Ahmad-i-Yazdi

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Ahmad-i-Yazdi
Born: Early 1800s
Death: 1902
Place of Birth: Tehran, Iran
Location of Death: Qazvin, Iran (undocumented)
Burial Location: 
Qazvin, Iran (undocumented)

While in his teens he felt a great attraction towards mysticism and would seclude himself to commune with God, with his greatest hope being: to face the promised Qá’im. He often associated with dervishes and ascetics who claimed to possess some divine insight. His father and family, being orthodox Muslims became concerned and tried to persuade him to be less ascetic.

Ahmad left home (ran away) and at around age twenty, traveled to India in the garb of a dervish . He stayed with a baker in Bushire ,who claimed to hold a great station in the spiritual realms. However, Ahmad soon left for Bombay and continued an ascetic lifestyle where he evidently becomes disappointed with the mystics. After prostrating himself and chanting the verses of the Qur’an twelve thousand times and not finding the object of his quest, he returned to Persia and made his home in Kashan, married, had a son and daughter, and worked as a hand-weaver.[1]

After numerous years he heard news of the Báb from Shiraz and after making inquires, maintained a strong urge to investigate. A traveler (probably a Bábí himself) told him to proceed to Mashhad where he met the Mullá Sadiq-i-Khurasani and acknowledged the Message of the Báb. He was instructed to return to his wife and children in Kashan. There he discovered that Hájí Mírzá Jani , whom he had known for some time, was also a Bábí.[1]

The Báb stayed two nights in Hájí Mírzá Jani’s home while being escorted from Isfahán to Tehran. Ahmad was finally able to attain the presence of his Lord. Soon, the number of Bábís in Kashan considerably increased and the persecutions started. Ahmad hid in a cooling tower for forty days while friends brought food and water in secret.[1]

He escaped and traveled to Baghdad and reached the residence of Bahá’u’lláh. There, he documented accounts of the last months of Bahá’u’lláh’s stay in that city. He stayed in the close proximity to the Blessed Beauty for six years. He also remained in that city for some time after Bahá’u’lláh’s departure to Constantinople.[1]

Ahmad longed to attain the presence of His Lord again and traveled on to Constantinople. By this time, Bahá’u’lláh was in Adrianople where he sent him the Arabic Tablet of Ahmad. [1]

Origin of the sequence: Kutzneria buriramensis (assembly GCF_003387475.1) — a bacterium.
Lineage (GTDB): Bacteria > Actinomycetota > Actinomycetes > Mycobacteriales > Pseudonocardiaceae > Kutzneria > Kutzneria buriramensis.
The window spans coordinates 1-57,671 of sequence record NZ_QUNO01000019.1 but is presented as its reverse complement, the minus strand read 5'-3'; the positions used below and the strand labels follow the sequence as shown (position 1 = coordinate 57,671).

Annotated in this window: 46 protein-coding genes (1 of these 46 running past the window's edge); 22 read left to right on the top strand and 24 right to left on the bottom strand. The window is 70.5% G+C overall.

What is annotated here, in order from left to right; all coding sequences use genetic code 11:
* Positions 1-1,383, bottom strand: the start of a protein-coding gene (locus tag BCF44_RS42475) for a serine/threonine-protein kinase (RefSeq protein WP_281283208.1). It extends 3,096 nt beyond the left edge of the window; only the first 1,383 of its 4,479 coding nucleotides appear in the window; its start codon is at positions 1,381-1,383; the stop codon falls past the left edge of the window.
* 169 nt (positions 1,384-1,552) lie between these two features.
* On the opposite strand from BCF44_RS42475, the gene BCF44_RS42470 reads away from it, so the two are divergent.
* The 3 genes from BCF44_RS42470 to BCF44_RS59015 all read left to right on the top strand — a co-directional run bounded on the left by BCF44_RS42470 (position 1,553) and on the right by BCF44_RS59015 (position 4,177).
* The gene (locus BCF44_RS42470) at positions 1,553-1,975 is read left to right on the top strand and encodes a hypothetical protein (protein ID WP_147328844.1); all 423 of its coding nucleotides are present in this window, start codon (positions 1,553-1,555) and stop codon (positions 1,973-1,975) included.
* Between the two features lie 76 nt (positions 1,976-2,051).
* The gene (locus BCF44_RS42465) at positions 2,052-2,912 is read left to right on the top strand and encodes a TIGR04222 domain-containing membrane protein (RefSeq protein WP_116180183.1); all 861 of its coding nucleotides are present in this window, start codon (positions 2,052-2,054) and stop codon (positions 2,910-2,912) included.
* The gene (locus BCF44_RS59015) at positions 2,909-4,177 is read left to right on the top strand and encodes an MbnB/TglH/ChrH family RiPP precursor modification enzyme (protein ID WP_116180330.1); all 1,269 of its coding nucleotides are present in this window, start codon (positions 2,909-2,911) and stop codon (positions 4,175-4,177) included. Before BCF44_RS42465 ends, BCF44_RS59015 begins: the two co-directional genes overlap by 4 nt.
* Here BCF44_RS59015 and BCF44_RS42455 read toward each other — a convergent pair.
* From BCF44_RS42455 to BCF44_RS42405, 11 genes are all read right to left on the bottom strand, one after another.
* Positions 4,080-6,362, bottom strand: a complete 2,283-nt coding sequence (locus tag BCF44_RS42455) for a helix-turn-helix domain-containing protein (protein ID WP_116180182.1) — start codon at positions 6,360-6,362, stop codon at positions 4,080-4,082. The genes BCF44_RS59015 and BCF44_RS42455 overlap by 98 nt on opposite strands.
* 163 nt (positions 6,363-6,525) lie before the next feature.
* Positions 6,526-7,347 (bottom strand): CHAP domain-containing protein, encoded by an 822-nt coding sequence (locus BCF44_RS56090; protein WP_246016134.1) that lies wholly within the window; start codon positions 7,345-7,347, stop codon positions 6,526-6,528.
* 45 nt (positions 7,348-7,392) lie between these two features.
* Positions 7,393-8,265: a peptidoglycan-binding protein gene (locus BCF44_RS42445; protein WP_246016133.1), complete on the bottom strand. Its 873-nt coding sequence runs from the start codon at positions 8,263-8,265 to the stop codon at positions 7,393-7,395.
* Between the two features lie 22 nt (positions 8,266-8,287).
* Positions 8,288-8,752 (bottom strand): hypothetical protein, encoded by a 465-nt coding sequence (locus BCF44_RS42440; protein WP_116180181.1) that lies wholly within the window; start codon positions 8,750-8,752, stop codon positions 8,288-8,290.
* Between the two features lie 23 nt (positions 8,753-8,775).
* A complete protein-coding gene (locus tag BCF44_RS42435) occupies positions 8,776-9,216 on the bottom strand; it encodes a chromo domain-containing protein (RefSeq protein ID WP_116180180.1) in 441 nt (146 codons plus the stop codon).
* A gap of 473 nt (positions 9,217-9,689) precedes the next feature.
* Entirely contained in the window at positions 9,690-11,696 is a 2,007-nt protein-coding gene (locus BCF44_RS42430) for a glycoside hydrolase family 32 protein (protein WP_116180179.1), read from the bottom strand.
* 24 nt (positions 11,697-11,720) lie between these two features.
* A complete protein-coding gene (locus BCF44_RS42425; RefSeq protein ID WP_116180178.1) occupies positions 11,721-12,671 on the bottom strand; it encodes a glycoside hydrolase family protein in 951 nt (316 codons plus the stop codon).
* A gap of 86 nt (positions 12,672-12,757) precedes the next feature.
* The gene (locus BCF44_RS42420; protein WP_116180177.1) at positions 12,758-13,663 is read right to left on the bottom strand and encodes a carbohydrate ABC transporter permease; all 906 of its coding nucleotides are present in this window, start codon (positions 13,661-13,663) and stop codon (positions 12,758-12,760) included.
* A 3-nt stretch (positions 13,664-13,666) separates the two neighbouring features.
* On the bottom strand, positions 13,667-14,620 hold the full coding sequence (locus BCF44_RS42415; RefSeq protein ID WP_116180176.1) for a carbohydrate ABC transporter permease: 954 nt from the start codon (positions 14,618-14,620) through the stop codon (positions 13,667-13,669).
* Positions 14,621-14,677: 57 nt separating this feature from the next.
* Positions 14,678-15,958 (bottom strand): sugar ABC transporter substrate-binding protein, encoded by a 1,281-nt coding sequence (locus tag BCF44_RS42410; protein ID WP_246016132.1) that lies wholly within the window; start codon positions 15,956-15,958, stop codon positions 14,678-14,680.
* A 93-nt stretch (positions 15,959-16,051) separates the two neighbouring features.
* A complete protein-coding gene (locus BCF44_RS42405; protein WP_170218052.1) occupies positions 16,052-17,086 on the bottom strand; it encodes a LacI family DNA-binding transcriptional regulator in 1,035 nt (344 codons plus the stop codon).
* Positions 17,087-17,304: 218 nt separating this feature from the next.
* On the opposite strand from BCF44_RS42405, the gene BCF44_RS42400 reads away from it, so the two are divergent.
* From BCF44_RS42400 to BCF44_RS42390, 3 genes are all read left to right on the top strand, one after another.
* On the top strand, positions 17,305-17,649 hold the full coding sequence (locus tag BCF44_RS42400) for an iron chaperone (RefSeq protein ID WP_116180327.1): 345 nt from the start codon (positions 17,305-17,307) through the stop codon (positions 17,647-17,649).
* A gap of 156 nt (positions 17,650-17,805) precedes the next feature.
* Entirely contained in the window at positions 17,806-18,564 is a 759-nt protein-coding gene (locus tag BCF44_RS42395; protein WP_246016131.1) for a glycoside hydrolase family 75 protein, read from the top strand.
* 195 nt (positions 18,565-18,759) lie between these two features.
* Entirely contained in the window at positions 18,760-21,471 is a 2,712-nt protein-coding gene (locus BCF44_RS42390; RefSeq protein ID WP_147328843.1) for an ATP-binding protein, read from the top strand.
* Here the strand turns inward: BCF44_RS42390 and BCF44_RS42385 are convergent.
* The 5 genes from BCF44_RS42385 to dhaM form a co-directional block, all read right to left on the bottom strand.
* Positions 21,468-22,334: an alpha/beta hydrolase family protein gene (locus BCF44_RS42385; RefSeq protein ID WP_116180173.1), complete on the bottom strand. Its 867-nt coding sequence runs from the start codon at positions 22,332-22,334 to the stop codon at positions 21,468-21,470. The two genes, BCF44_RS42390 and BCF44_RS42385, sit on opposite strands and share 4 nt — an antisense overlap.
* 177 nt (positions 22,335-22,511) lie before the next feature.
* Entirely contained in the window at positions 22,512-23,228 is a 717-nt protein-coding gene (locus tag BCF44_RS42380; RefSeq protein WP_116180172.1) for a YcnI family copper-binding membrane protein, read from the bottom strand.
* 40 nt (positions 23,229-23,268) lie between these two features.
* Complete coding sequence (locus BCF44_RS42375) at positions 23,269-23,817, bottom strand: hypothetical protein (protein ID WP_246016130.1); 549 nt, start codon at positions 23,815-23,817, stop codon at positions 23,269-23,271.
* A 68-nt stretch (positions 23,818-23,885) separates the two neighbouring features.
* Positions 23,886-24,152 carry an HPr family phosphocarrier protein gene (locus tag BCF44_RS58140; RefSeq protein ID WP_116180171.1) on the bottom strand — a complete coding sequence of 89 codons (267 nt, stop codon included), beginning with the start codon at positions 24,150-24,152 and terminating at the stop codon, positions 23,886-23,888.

On reading this Tablet, Ahmad knew what was expected of him. He surrendered his own will to Bahá’u’lláh’s and instead of completing his journey to Andrianople and attaining the presence of his Lord, he returned to Persia with the sole purpose of teaching and propagating the Message of Bahá’u’lláh to the Bábí community.” [2]

A great number of (approximately two thousand) Bábís recognized the station of Bahá’u’lláh through Ahmad’s dedicated efforts and teaching work. Some of the Bábís even showed hostility toward the Bahá’i teachings and bore physical threats.[1]

Ahmad then lived and worked in Kashan and carried the original tablet on his person. His wife died and his daughter married an official to the court of Nasiri’d-Din Shah in Tehran. His son, who died shortly after Ahmad became a Bábí, left a grandson, Jamal in his care. Jamal become a lifelong, steadfast Bahá’i.[1]

Ahmad then went to Shiraz and later to Nayriz where he remarried and lived for about twenty years. He wanted to see his daughter in Tehran and arrangements were made for him to stay in Munj. By this time he was well into his nineties and was still maintaining utmost health and vigor, spending most of his time in meditation on his Tablet. He stayed in Munj for four years before he was able to travel to Tehran and also visited Qázvin. He lived to be over one hundred and passed away in 1902. His date of birth was unknown and one account placed his age at the time of his death to be one hundred and thirteen.[1]

 

Source:
1 Francis, Richard. “Ahmad-i-Yazdi” Bahai-Library.com: Winters, Jonah
2 Taherzadeh, Adib. The Revelation of Baha’u’llah. London: Baha’i Publishing Trust, 1972.  v.1 p. 113

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We simply want to provide direct access to the heroes and heroines who have recognized and served the Bahá’í Faith and mankind. Our hope in sharing these stories is to offer enlightenment, respect and a wholehearted appreciation for the Gift.

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